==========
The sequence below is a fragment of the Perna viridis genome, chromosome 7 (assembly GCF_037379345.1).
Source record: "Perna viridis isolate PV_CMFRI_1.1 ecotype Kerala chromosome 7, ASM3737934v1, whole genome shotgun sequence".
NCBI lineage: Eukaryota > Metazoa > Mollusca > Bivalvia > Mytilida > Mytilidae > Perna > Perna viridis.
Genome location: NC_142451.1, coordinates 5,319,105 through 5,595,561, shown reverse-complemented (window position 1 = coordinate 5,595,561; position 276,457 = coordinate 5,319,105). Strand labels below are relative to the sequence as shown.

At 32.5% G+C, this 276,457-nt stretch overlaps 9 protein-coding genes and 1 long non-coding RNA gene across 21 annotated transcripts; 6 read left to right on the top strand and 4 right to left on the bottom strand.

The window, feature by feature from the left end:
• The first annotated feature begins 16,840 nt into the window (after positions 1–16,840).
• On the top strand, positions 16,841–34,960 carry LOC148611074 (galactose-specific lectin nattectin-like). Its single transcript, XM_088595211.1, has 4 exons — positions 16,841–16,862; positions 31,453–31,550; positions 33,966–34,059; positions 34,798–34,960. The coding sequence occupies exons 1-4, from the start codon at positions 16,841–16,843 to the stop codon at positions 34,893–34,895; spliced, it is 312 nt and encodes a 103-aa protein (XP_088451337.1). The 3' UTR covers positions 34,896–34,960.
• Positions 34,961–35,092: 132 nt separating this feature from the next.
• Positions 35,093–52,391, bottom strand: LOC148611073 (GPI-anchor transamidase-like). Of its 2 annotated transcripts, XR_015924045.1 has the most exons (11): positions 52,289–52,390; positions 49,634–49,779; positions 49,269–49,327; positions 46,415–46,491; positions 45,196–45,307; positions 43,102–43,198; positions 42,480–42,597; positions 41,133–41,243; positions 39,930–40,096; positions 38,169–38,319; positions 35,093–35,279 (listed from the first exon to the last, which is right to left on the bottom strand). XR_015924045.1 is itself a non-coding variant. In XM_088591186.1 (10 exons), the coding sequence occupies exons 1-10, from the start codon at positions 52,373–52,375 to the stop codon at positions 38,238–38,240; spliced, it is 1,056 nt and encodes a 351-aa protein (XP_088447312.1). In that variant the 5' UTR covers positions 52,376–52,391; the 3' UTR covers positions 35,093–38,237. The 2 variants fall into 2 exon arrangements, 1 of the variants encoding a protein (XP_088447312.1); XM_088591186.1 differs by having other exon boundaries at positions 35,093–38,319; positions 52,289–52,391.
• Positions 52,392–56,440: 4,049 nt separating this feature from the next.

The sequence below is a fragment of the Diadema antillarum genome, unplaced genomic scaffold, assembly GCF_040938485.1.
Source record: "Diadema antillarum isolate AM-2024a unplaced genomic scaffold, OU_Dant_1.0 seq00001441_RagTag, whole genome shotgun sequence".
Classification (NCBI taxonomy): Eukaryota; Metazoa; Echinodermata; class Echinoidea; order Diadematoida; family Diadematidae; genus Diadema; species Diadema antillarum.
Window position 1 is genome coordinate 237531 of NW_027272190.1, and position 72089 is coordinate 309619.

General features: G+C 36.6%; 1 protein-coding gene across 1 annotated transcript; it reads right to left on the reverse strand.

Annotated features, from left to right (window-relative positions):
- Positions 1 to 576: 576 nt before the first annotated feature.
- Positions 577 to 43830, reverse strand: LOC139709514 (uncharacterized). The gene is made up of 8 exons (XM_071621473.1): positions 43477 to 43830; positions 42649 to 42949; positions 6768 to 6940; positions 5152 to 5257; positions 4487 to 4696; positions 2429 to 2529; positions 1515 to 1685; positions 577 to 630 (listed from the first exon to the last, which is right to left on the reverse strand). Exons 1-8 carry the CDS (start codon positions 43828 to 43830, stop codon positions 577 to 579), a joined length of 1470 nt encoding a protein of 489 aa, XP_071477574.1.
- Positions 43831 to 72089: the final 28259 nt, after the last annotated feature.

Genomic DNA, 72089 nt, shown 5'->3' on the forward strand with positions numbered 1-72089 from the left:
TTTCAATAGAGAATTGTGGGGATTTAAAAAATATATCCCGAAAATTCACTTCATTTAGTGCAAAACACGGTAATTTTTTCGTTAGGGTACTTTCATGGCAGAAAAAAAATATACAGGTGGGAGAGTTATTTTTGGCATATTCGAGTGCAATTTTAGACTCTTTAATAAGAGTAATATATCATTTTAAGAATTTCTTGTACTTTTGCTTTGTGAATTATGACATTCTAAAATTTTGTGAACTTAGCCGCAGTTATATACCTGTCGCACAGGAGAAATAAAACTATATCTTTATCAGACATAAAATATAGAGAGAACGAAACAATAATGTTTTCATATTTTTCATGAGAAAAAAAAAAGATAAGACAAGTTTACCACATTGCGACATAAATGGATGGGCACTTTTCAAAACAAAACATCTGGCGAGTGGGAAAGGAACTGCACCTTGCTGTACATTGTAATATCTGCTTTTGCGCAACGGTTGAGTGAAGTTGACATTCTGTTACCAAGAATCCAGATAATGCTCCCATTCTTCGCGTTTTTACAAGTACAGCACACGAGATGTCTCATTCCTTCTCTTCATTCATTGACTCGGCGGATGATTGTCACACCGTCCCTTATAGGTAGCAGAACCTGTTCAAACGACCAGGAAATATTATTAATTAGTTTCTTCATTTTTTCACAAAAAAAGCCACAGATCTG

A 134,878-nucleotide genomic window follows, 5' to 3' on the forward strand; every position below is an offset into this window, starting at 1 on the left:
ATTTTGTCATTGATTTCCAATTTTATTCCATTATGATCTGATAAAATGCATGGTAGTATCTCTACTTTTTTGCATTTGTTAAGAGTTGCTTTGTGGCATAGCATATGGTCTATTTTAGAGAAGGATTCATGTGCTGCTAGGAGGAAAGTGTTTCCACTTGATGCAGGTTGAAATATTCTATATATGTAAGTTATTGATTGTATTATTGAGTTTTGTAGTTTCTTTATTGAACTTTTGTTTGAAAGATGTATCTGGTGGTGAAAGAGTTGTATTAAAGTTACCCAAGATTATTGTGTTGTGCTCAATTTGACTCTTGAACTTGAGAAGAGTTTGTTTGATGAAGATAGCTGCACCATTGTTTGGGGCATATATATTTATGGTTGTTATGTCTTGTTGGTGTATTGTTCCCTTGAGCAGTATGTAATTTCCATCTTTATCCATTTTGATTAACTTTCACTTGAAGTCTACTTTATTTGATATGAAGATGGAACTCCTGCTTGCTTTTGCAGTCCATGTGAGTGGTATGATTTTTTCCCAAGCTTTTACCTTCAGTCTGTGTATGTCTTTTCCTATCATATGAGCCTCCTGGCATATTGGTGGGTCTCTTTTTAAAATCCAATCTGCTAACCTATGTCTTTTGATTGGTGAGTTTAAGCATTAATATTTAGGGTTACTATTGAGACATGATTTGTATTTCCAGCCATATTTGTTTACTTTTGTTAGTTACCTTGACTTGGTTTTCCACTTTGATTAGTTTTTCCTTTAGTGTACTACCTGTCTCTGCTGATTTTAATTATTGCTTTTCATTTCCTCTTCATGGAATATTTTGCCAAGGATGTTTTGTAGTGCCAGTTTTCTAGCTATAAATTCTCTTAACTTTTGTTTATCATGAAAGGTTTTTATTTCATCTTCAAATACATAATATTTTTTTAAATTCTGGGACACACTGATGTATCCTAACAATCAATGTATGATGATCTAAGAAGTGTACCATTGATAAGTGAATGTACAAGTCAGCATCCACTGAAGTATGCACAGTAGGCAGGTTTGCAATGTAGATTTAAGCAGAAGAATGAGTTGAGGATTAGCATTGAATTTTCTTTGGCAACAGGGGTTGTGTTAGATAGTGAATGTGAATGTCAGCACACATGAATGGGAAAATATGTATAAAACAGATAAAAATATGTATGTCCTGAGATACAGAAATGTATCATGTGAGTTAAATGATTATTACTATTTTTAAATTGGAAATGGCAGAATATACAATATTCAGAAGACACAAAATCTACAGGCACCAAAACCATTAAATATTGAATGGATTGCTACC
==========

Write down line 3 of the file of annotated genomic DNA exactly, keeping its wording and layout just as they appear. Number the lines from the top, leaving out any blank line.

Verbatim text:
NCBI lineage: Eukaryota > Metazoa > Mollusca > Bivalvia > Mytilida > Mytilidae > Perna > Perna viridis.